Wednesday, August 30, 2006

In Which the Skirmisher's are Out-Flanked

Sadly, Poor Men blog into territory best left to insurgents with WMDs:

Tuesday, August 29, 2006

My Katrina Experience ...

(originally posted in comments @ Whatever It Is, I'm Against It)

I live in Pass Christian, MS. My Mother lives in Pass Christian, MS. My brother lives in Bay St. Louis, MS. My home was completely destroyed (along with my business and most of the town). My mother's and my brother's homes were severely damaged and remain uninhabitable.

The Feds "wrote a check" to HUD for billions. HUD developed CDBG (Community Development Block Grants) programs to be administered by MS Republican Gov. (and former RNC head) Haley Barbour. MS Phase I Katrina Housing Grants have been applied for by (reportedly) 17,000 families. Approximately 65,000 homes in MS were either destroyed or severely damaged by Katrina. Of the 17,000 Phase I applicants, less than 50 have seen a dime of Phase I money. Less than 50.

Phase I only covered homes with insurance outside the designated FEMA flood zones. As you can see, only about one-quarter of the homes destroyed or severely damaged by Katrina in MS even qualified for Phase I money and less than 50 have so far received any money at all.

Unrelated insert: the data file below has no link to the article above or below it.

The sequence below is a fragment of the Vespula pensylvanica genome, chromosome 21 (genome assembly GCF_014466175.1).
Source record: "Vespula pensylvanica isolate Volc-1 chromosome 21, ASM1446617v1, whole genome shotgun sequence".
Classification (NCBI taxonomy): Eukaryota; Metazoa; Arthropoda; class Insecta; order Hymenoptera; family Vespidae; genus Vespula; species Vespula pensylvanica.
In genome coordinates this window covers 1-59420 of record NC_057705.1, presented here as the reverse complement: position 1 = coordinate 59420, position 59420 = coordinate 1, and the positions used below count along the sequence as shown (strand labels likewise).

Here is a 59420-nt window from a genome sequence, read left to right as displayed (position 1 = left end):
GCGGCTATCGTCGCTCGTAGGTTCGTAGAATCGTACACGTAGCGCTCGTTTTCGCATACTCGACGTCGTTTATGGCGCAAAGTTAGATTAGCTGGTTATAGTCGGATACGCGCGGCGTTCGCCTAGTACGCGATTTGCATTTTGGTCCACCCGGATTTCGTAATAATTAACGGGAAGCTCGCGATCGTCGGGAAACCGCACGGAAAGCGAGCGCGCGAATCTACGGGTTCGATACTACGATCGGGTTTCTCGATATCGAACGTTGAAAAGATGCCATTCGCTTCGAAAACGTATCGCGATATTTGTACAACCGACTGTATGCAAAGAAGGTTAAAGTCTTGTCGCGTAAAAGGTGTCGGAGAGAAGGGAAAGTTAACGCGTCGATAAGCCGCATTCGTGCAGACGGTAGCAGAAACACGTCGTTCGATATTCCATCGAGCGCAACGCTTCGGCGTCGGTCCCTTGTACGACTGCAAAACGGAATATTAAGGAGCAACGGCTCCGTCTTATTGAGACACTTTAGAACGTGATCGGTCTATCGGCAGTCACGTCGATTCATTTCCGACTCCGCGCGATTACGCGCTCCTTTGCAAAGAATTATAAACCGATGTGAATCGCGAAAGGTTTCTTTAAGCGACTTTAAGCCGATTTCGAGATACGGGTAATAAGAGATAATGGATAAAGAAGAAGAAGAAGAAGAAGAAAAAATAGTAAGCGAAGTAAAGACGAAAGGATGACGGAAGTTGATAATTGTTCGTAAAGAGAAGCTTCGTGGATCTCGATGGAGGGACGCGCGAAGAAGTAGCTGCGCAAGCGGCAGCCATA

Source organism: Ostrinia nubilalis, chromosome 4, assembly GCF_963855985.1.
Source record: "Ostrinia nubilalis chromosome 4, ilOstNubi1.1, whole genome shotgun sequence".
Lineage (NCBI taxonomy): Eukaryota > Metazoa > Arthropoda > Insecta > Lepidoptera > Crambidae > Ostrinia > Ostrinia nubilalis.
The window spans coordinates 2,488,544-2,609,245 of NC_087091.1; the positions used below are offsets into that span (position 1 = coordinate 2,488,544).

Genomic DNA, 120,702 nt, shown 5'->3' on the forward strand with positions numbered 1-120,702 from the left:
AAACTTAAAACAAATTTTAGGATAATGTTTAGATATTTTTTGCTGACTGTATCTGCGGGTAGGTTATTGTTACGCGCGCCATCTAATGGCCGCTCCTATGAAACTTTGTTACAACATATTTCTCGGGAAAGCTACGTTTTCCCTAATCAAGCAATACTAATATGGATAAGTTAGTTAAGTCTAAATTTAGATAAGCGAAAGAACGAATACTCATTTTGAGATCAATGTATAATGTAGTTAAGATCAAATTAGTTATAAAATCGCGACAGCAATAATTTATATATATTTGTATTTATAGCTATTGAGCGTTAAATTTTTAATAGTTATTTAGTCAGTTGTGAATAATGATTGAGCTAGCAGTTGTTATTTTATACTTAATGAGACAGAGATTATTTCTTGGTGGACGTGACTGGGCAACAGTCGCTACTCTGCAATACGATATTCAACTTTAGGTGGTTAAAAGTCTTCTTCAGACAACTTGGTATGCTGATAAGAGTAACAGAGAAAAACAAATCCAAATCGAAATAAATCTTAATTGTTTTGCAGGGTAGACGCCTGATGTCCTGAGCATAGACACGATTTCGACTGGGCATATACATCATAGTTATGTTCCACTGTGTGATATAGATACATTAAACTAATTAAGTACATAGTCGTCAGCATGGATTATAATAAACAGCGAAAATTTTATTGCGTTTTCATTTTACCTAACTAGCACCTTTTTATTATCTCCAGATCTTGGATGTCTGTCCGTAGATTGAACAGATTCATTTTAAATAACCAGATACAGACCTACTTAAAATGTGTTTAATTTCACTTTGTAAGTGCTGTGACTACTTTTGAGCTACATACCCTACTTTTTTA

My brother qualified for Phase I. He has yet to receive a dime. My mother and I did not qualify for Phase I. We applied for Phase II, but Phase II is vapor-there isn't any plan for Phase II yet, just an empty promise.

Homeowner's Insurance has turned out to be a cruel and expensive joke (or a racket run against policyholders). If a drop of floodwater can be documented in one's neighborhood, one is denied any coverage by one's homeowner's insurance carrier.

The reality down here is unless a Katrina damaged MS homeowner had the maximum amount of federal flood insurance (which very few did), then their chances of having any reconstruction or repair underway depends almost entirely upon their being able to self-finance (again very, very few can manage that) or getting lucky (akin to being struck by lightning) and having a volunteer group build or repair their home (a few have been that lucky), meanwhile they are living in a 8' x 28' FEMA travel trailer which rocks and rolls in every strong breeze.

The lucky among us have a job and aren't paying a mortgage on a slab.